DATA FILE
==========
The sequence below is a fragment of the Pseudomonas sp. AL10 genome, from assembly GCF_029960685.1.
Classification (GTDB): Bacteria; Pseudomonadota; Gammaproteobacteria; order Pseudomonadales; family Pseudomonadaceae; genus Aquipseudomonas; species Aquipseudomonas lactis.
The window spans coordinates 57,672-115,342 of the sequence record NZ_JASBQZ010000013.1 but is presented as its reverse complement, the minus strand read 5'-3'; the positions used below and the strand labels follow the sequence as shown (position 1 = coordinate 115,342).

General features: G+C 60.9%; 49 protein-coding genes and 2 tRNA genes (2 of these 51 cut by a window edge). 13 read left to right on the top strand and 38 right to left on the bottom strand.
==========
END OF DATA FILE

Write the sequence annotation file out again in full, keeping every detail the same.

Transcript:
The sequence below is a fragment of the Pseudomonas sp. AL10 genome, from assembly GCF_029960685.1.
Classification (GTDB): Bacteria; Pseudomonadota; Gammaproteobacteria; order Pseudomonadales; family Pseudomonadaceae; genus Aquipseudomonas; species Aquipseudomonas lactis.
The window spans coordinates 57,672-115,342 of the sequence record NZ_JASBQZ010000013.1 but is presented as its reverse complement, the minus strand read 5'-3'; the positions used below and the strand labels follow the sequence as shown (position 1 = coordinate 115,342).

General features: G+C 60.9%; 49 protein-coding genes and 2 tRNA genes (2 of these 51 cut by a window edge). 13 read left to right on the top strand and 38 right to left on the bottom strand.